Parking Lots

(C) 2020 Dart Humeston

I have pointed out previously that in Boise people actually try to not run pedestrians over. In South Florida it is a competitive sporting, one pedestrians often lose. But that is not all that is different between Boise and South Florida. Another example is parking spaces. In Boise you can usually find a close parking spot. Often even the first spot, closest to the store. But usually no more than five to ten spots away. Granted, Friday at WinCo day before a BSU game you might have to park further away.

South Florida? You would think since 73% of all of Miami and Fort Lauderdale is parking lots, that locating one would be easy. It isn’t. Parking in South Florida is almost impossible, even with the massive automatic mechanical parking garages they are constructing every day.

These are ten stories or higher parking garages that only use elevators to park the cars. You drop the car off, the valet drives it onto the elevator and delivers it to a spot several stories up. Sometimes things can go wrong, like the car that somehow rolled toward the open elevator shaft in Miami and then sailed nine stories down to the bottom. Yes, this being Miami, it then exploded in a ball of fire. Story is here.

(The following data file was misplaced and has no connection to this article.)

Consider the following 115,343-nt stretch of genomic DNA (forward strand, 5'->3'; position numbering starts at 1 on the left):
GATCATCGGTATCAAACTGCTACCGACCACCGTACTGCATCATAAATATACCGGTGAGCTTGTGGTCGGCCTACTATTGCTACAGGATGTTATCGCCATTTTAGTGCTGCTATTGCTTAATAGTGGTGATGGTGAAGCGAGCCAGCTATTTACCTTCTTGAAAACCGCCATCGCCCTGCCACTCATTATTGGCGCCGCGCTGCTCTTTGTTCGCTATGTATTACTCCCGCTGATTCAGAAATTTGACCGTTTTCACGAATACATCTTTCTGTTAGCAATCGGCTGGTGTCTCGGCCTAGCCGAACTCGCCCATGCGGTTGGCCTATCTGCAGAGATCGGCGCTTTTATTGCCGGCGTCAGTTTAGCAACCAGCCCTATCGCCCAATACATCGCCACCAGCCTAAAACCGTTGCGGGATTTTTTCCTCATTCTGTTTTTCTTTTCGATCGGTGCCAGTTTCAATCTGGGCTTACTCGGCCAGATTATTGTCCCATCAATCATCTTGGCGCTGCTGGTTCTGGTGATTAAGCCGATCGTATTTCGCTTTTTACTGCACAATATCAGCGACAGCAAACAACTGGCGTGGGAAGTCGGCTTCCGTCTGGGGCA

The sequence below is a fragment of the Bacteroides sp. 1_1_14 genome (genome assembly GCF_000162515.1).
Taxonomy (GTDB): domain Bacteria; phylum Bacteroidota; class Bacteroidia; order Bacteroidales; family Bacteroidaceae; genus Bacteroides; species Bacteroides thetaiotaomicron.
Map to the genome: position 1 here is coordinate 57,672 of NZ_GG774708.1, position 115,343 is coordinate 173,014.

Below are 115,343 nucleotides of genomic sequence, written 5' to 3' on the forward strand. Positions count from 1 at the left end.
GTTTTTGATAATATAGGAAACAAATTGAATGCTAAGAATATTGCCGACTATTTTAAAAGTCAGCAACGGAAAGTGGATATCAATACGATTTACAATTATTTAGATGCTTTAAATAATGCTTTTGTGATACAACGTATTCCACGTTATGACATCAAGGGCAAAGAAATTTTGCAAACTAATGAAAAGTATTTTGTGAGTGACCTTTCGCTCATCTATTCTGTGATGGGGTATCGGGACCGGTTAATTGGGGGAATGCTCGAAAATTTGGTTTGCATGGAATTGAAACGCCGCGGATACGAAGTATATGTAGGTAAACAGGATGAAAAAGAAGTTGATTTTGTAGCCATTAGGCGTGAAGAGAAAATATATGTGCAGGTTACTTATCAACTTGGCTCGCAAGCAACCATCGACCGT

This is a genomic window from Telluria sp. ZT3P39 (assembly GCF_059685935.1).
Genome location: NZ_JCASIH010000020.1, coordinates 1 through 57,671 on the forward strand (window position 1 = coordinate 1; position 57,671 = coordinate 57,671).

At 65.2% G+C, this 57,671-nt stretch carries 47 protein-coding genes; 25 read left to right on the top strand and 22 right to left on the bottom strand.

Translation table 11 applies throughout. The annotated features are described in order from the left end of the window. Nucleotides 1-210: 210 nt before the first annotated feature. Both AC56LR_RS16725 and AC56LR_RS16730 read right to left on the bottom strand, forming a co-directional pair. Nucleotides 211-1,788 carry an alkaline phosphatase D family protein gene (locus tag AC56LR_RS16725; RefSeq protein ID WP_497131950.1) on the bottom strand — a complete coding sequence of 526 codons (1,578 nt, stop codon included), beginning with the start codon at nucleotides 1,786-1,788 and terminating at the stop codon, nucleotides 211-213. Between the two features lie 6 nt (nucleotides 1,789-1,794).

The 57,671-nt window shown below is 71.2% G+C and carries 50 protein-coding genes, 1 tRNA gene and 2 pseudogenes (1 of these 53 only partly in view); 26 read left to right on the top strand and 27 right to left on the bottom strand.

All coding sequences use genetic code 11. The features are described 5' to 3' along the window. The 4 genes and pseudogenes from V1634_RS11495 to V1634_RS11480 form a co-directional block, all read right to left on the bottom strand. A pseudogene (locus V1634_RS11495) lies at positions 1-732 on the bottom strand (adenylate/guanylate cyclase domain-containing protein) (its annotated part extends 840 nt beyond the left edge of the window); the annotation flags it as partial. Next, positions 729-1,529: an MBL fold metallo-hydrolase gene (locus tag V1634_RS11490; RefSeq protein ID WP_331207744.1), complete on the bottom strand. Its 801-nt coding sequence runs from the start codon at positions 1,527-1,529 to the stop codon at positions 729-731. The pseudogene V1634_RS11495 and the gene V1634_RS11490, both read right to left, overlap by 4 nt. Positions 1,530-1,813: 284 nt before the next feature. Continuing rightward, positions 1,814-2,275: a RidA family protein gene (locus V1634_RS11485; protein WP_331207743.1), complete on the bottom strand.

Often when I lived there I took the trolley from the back of the parking lot to the front door. Yes, parking is nearly impossible in South Florida.
But Boise? Piece of cake.

Shopping carts. In Boise, everyone after dumping their groceries into their gigantic 11 ton pick-up truck will then push their grocery cart into a storage spot for them. Everyone. I never see a random wild cart anywhere but in the store or the retrieval centers.

Compare this to South Florida, where most people kick their cart with all their might out into traffic. If it hits a few cars, that scores five points. If it knocks a person down, 10 points! Often times I could not drive through the parking lots because they are filled with a herd of metal carts.

Another problem in Florida is stolen shopping carts. Many people just keep walking with their groceries until they get home. Some even drive off with the cart! The problem has become so serious that many stores have installed electronic locks on their grocery carts. If the cart goes beyond a specific line in the parking lot, the anti-theft device cuts in. In some cases, the wheels just lock. In other cases, a bolt of electricity fires into the hands of the cart thieve melting their private parts together.

Last but not least, people in Boise park their vehicles in one parking spot, between the lines. Odd. In Florida many people park over two spots at an angle to avoid anyone accidentally chipping their paint with their doors. So, if there are 500 parking spots, often only 250 cars will fill it up.
So, the huge difference between parking lots in Boise and parking lots in South Florida is that the ones in Boise you can actually park in! And walk across the lot in safety. Granted it is very boring compared to the competitive parking situation in South Florida, but I am growing used to it.